A dilapidated house with propped up walls has sold for $750,000 more than the asking price in Adelaide, where buyers and sellers are seeing big price bumps in recent months.
- A dilapidated house at Glenunga has sold at auction for $2.05 million
- The sale comes amid a real estate boom in Adelaide
- A real estate expert says prices are trending up across the country
The cottage at Glenunga, in Adelaide’s inner-south-east was advertised for three weeks before being sold at auction for $2.05 million, despite its condition.
Agent Daniel Oliver had a feeling it would gain plenty of interest after advertising for the 1,200-square-metre property went live.
“Within two hours we actually got an offer that came in at $1.5 million, which was $200,000 above what the owner wanted, which would have been a great result,” Mr Oliver said.
That trend continued in the weeks leading up to the auction, with 88 buyers wanting to purchase the property before auction.
The 1950s cottage has three bedrooms and two bathrooms, but it’s not in good shape.
He said there were about 500 people at the auction with nearly 50 registered bidders.
“It [the first bid] started off at $1.4 million and the second bid really wowed the crowd and it went straight to $1.8 million — a $400,000 increase in one bid,” he said.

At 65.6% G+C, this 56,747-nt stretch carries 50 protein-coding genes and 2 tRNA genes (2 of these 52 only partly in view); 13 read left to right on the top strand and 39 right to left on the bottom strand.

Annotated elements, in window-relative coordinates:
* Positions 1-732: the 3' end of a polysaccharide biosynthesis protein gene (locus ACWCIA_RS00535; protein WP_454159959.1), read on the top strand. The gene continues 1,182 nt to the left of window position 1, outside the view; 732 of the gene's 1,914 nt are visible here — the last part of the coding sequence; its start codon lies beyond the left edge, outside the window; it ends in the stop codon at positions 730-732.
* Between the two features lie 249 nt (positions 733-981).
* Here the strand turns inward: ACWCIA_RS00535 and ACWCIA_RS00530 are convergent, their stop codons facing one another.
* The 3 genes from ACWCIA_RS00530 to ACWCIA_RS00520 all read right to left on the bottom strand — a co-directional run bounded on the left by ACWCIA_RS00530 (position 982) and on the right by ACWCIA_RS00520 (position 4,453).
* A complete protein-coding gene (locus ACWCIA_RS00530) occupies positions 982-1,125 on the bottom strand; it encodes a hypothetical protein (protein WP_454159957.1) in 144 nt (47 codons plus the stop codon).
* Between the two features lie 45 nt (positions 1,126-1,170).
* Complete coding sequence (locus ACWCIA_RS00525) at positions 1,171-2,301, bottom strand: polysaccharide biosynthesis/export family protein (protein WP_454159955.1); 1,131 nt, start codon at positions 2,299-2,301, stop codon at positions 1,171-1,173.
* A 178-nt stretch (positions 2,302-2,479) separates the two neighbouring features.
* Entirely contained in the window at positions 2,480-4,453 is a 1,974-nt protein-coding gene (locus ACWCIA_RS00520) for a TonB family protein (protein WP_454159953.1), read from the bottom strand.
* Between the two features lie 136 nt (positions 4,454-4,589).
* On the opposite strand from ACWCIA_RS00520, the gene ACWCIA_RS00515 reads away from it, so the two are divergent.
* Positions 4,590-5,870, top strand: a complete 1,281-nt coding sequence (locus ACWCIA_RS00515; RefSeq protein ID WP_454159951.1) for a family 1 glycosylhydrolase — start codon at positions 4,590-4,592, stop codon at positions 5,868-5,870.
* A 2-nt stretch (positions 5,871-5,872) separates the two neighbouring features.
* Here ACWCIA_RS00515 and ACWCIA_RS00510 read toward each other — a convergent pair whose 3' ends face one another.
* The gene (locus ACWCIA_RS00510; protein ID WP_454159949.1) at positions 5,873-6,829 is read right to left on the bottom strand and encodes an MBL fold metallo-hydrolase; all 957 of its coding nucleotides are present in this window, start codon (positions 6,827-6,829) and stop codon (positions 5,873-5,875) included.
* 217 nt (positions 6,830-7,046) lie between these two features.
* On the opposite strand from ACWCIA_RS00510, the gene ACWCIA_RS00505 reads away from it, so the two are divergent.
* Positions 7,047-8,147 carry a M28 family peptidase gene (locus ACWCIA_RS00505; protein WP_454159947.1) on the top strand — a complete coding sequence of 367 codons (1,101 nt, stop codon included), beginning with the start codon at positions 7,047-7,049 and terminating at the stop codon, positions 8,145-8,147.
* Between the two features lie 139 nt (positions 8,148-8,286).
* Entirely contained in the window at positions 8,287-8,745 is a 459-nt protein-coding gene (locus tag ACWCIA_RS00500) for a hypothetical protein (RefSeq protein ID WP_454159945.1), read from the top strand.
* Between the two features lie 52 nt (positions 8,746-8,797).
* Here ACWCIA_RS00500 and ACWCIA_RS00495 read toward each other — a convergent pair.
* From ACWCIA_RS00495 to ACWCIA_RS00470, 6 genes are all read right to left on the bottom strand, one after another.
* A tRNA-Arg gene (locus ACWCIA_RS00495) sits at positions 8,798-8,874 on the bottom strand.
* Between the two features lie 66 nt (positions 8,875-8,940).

“It ended up at $2.05 million.”
Despite the extraordinary result, he admitted the property went for more than it was worth.
He said homes in the suburb had been popular, with many buyers wanting to secure a home within the Glenunga International High School zone.
Sale ‘not surprising’
President of the Real Estate Institute of Australia Adrian Kelly said the sale was following a trend across the country.
“It’s not surprising … it just goes to show the resilience of the Australian property market,” Mr Kelly said.
“We’re seeing records being broken all over the place, but we weren’t expecting this 12 months ago — we were staring down the barrel of 20 to 30 per cent value reductions in housing and that obviously hasn’t occurred.”
Mr Kelly said the “silver lining” of rising property prices was that they were being driven by first-home buyers at both a state and national level.
“In the most recent quarter we saw an almost 26 per cent increase in first-home buyers in South Australia alone,” he said.
“In the COVID year, first-home buyers increased by 65 per cent.”
A combination of record-low interest rates, combined with State and Federal Government incentives has helped first home buyers get into the market as investors took a back seat.
“That’s largely due to confidence issues stemming from COVID and also non-eviction periods for tenants,” Mr Kelly said.